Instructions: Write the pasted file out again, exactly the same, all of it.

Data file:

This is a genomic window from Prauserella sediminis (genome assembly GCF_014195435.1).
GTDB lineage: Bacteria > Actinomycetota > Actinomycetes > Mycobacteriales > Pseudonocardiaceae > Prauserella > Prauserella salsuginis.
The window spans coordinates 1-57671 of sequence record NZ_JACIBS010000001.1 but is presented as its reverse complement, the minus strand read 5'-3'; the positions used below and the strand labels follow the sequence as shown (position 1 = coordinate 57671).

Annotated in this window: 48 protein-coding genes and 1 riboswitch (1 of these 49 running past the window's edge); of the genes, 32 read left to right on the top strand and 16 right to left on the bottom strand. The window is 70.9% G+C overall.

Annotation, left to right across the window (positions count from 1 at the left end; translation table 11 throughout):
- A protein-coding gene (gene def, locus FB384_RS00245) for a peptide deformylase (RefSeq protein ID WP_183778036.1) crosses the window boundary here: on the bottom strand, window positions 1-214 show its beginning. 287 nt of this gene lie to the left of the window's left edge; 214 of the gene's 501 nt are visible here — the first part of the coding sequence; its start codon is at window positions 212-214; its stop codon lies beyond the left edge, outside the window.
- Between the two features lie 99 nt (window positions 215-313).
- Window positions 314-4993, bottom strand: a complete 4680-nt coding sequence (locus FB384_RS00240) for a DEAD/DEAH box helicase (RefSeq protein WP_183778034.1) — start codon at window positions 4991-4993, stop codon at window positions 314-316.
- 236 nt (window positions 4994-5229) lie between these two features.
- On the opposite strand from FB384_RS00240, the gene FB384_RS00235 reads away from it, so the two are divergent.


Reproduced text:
This is a genomic window from Prauserella sediminis (genome assembly GCF_014195435.1).
GTDB lineage: Bacteria > Actinomycetota > Actinomycetes > Mycobacteriales > Pseudonocardiaceae > Prauserella > Prauserella salsuginis.
The window spans coordinates 1-57671 of sequence record NZ_JACIBS010000001.1 but is presented as its reverse complement, the minus strand read 5'-3'; the positions used below and the strand labels follow the sequence as shown (position 1 = coordinate 57671).

Annotated in this window: 48 protein-coding genes and 1 riboswitch (1 of these 49 running past the window's edge); of the genes, 32 read left to right on the top strand and 16 right to left on the bottom strand. The window is 70.9% G+C overall.

Annotation, left to right across the window (positions count from 1 at the left end; translation table 11 throughout):
- A protein-coding gene (gene def, locus FB384_RS00245) for a peptide deformylase (RefSeq protein ID WP_183778036.1) crosses the window boundary here: on the bottom strand, window positions 1-214 show its beginning. 287 nt of this gene lie to the left of the window's left edge; 214 of the gene's 501 nt are visible here — the first part of the coding sequence; its start codon is at window positions 212-214; its stop codon lies beyond the left edge, outside the window.
- Between the two features lie 99 nt (window positions 215-313).
- Window positions 314-4993, bottom strand: a complete 4680-nt coding sequence (locus FB384_RS00240) for a DEAD/DEAH box helicase (RefSeq protein WP_183778034.1) — start codon at window positions 4991-4993, stop codon at window positions 314-316.
- 236 nt (window positions 4994-5229) lie between these two features.
- On the opposite strand from FB384_RS00240, the gene FB384_RS00235 reads away from it, so the two are divergent.